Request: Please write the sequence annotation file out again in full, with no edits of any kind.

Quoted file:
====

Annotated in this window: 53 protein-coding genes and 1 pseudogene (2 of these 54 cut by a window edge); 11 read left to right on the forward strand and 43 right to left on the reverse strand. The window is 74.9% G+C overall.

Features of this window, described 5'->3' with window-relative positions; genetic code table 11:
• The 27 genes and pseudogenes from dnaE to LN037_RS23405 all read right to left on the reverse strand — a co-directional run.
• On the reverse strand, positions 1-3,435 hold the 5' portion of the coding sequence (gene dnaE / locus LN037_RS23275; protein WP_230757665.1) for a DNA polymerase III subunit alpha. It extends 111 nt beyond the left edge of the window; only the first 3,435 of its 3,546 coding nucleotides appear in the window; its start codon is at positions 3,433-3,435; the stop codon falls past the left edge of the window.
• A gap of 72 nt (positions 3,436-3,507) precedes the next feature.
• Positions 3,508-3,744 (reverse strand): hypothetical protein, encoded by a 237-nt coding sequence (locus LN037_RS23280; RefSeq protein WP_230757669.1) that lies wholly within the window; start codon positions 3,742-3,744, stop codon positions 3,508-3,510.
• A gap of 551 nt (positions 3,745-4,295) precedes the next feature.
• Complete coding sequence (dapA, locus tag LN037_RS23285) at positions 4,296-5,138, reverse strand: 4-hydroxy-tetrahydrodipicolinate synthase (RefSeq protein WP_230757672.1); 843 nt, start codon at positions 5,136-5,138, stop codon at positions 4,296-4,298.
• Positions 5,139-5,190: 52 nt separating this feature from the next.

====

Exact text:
Annotated in this window: 53 protein-coding genes and 1 pseudogene (2 of these 54 cut by a window edge); 11 read left to right on the forward strand and 43 right to left on the reverse strand. The window is 74.9% G+C overall.

Features of this window, described 5'->3' with window-relative positions; genetic code table 11:
• The 27 genes and pseudogenes from dnaE to LN037_RS23405 all read right to left on the reverse strand — a co-directional run.
• On the reverse strand, positions 1-3,435 hold the 5' portion of the coding sequence (gene dnaE / locus LN037_RS23275; protein WP_230757665.1) for a DNA polymerase III subunit alpha. It extends 111 nt beyond the left edge of the window; only the first 3,435 of its 3,546 coding nucleotides appear in the window; its start codon is at positions 3,433-3,435; the stop codon falls past the left edge of the window.
• A gap of 72 nt (positions 3,436-3,507) precedes the next feature.
• Positions 3,508-3,744 (reverse strand): hypothetical protein, encoded by a 237-nt coding sequence (locus LN037_RS23280; RefSeq protein WP_230757669.1) that lies wholly within the window; start codon positions 3,742-3,744, stop codon positions 3,508-3,510.
• A gap of 551 nt (positions 3,745-4,295) precedes the next feature.
• Complete coding sequence (dapA, locus tag LN037_RS23285) at positions 4,296-5,138, reverse strand: 4-hydroxy-tetrahydrodipicolinate synthase (RefSeq protein WP_230757672.1); 843 nt, start codon at positions 5,136-5,138, stop codon at positions 4,296-4,298.
• Positions 5,139-5,190: 52 nt separating this feature from the next.